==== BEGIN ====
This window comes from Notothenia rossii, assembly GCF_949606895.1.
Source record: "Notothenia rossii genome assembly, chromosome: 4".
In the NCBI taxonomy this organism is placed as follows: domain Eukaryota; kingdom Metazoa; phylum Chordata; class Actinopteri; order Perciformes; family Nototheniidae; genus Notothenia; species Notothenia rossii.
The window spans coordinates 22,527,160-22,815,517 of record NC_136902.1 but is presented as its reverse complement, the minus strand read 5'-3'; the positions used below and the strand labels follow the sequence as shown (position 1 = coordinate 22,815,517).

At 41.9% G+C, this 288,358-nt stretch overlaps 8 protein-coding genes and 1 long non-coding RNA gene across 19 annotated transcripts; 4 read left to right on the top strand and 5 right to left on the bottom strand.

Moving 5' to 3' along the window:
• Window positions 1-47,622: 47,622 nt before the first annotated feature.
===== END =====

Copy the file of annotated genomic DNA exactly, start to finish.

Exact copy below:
This window comes from Notothenia rossii, assembly GCF_949606895.1.
Source record: "Notothenia rossii genome assembly, chromosome: 4".
In the NCBI taxonomy this organism is placed as follows: domain Eukaryota; kingdom Metazoa; phylum Chordata; class Actinopteri; order Perciformes; family Nototheniidae; genus Notothenia; species Notothenia rossii.
The window spans coordinates 22,527,160-22,815,517 of record NC_136902.1 but is presented as its reverse complement, the minus strand read 5'-3'; the positions used below and the strand labels follow the sequence as shown (position 1 = coordinate 22,815,517).

At 41.9% G+C, this 288,358-nt stretch overlaps 8 protein-coding genes and 1 long non-coding RNA gene across 19 annotated transcripts; 4 read left to right on the top strand and 5 right to left on the bottom strand.

Moving 5' to 3' along the window:
• Window positions 1-47,622: 47,622 nt before the first annotated feature.